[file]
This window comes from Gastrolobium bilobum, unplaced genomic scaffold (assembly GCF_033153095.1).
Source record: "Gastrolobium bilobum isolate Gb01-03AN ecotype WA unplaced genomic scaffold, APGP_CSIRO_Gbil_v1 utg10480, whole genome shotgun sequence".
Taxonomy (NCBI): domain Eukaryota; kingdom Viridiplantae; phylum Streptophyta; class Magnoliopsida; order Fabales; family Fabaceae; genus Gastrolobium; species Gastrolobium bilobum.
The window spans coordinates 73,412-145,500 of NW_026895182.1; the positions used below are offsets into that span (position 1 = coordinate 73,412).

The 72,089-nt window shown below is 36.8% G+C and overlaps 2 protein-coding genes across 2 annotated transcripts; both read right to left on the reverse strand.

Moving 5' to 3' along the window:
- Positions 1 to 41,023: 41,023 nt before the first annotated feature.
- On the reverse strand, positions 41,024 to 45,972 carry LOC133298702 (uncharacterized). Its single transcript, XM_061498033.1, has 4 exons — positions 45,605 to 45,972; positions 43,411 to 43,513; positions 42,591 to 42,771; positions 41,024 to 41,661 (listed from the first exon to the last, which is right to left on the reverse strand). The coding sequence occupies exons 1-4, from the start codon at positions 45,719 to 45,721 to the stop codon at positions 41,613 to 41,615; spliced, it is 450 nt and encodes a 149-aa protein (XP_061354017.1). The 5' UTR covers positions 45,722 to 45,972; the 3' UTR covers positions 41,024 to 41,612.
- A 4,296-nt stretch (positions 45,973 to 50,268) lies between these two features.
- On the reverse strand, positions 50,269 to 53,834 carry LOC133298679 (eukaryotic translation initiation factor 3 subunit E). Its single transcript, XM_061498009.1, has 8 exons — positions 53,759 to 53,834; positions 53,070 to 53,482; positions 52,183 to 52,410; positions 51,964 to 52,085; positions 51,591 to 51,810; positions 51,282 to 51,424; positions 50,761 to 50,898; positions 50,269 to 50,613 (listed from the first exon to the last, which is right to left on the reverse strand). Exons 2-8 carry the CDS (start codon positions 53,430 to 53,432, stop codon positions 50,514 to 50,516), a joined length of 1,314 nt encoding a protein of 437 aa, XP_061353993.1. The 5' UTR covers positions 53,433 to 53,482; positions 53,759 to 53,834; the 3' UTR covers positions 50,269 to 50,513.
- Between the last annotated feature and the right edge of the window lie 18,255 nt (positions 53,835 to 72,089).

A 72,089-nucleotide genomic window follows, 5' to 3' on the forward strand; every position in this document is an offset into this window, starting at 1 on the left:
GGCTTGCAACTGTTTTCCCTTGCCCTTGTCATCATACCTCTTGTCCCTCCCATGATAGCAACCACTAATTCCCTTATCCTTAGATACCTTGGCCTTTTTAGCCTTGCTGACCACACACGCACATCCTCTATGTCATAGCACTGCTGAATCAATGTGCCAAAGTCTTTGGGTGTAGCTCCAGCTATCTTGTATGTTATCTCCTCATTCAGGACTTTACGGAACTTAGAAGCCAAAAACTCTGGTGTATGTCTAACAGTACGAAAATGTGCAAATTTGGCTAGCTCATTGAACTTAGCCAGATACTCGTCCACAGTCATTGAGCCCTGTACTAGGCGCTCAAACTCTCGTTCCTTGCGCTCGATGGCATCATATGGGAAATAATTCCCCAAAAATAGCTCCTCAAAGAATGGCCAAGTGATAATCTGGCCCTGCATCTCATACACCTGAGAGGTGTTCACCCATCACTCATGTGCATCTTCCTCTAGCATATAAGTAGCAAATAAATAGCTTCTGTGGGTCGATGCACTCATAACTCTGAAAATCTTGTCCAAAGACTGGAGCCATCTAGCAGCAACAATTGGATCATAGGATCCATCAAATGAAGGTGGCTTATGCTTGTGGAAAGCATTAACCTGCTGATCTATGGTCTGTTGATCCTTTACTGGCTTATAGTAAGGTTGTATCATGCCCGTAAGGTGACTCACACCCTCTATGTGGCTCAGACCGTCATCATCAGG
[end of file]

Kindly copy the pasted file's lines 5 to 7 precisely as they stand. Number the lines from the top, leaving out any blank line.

The 72,089-nt window shown below is 36.8% G+C and overlaps 2 protein-coding genes across 2 annotated transcripts; both read right to left on the reverse strand.

Moving 5' to 3' along the window:
- Positions 1 to 41,023: 41,023 nt before the first annotated feature.